'Italianamerican'

'Italianamerican'

It seems to me that any sensible person must see that violence does not change the world and if it does, then only temporarily.
– Martin Scorsese

Although acclaimed director Martin Scorsese uttered these words in response to criticism of the prevalent violence in his films, they serve to reveal a deeper understanding of his work and his long career. Violence is certainly an important element in many of Scorsese’s most popular and critically praised films, but even more potent are the values of family, personal relationships, culture and tradition that saturate the director’s most sincere and powerful films.

People change the world in meaningful ways not with violence, but with their passions and convictions. Scorsese brings this message to the surface in several of his documentary films, which may be less well known than the gritty New York dramas on which he made his name, but are nevertheless some of his finest movies.

Martin Scorsese is considered one of the greatest directors of his generation, and is the author of such unforgettable films as Taxi Driver, Raging Bull and Goodfellas, among many others. Scorsese’s fiction films document the complex emotional and social realities of a particular historical moment and locale.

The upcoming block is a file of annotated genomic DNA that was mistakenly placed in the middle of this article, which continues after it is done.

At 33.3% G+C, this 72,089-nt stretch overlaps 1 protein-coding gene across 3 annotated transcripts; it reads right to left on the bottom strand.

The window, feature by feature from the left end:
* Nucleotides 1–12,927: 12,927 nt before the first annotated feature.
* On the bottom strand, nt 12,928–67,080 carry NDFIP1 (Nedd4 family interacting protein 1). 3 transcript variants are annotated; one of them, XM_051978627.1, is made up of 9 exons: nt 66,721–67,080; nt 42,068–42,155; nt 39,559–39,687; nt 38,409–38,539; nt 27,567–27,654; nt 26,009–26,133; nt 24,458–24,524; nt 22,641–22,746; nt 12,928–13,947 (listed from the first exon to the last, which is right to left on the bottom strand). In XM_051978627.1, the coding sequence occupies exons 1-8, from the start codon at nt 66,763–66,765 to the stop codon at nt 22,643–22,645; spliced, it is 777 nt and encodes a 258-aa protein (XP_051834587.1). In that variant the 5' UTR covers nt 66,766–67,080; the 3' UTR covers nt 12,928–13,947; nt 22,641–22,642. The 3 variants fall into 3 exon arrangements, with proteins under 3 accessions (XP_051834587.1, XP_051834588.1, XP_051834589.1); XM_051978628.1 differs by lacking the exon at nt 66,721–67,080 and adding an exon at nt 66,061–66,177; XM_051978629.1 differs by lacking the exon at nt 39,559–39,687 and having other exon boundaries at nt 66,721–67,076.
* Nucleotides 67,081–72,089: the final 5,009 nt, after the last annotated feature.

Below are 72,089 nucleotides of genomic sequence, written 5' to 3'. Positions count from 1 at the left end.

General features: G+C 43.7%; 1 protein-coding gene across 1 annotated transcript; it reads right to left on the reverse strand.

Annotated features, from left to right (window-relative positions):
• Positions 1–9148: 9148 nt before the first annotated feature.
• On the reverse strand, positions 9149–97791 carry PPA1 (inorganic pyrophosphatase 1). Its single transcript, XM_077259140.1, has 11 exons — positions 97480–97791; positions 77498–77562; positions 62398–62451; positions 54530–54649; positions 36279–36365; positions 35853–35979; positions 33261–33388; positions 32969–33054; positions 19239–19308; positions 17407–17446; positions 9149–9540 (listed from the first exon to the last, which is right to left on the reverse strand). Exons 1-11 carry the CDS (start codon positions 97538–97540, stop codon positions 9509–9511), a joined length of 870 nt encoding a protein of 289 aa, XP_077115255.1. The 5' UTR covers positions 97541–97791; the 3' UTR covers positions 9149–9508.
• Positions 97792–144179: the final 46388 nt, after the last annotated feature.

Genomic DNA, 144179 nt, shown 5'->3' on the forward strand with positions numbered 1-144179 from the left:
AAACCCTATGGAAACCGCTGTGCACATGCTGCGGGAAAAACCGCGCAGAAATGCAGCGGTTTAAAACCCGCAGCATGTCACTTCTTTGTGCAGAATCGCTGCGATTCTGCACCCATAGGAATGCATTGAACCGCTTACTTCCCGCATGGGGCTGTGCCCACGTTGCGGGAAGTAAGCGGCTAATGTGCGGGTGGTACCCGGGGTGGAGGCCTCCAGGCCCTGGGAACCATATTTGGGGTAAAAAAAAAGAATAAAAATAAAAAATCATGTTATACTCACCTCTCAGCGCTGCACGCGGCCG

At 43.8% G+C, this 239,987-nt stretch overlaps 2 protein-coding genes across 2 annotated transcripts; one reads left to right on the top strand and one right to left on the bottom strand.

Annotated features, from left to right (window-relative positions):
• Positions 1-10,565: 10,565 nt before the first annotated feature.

While he is perhaps best known for his fiction films, he is also an avid fan of documentary and a superb documentary filmmaker in his own right. Documentaries such as Italianamerican, American Boy: A Profile of Steven Prince, and The Last Waltz offer some of the legendary director’s most personal moments on film, and they should be included in any serious discussion of his illustrious career. These films will be discussed for their merits as documentaries on their own, as well as for their broader importance and influence on Scorsese’s other fictional film work.

Italianamerican, made by Scorsese in 1974 for a public television series about immigrant families, is on the surface simply a charming home-movie interview with the director’s parents Catherine and Charles Scorsese. As the film progresses, though, the audience is privileged to witness what David Kehr of the Chicago Tribune calls an “exploration of [Scorsese’s] growth in New York’s Little Italy” and a rich story of culture, heritage and tradition, as well as the themes of family and Catholicism which inform so much of the director’s work. With the aid of occasional cuts to family pictures and archival footage of historic New York City streets and the old neighborhood, Scorsese emphasizes “tradition, community and continuity, and the film leaves an impression of permanence and stability.”

The focus of the film is food. Scorsese bases his story around a meal, and begins his interview on the living room couch as dinner is cooking. At times a camera follows the filmmaker’s mother into the kitchen, first to learn the secrets of her special spaghetti sauce and meatballs and later to allow her to check the status of her dinner without interrupting the conversation.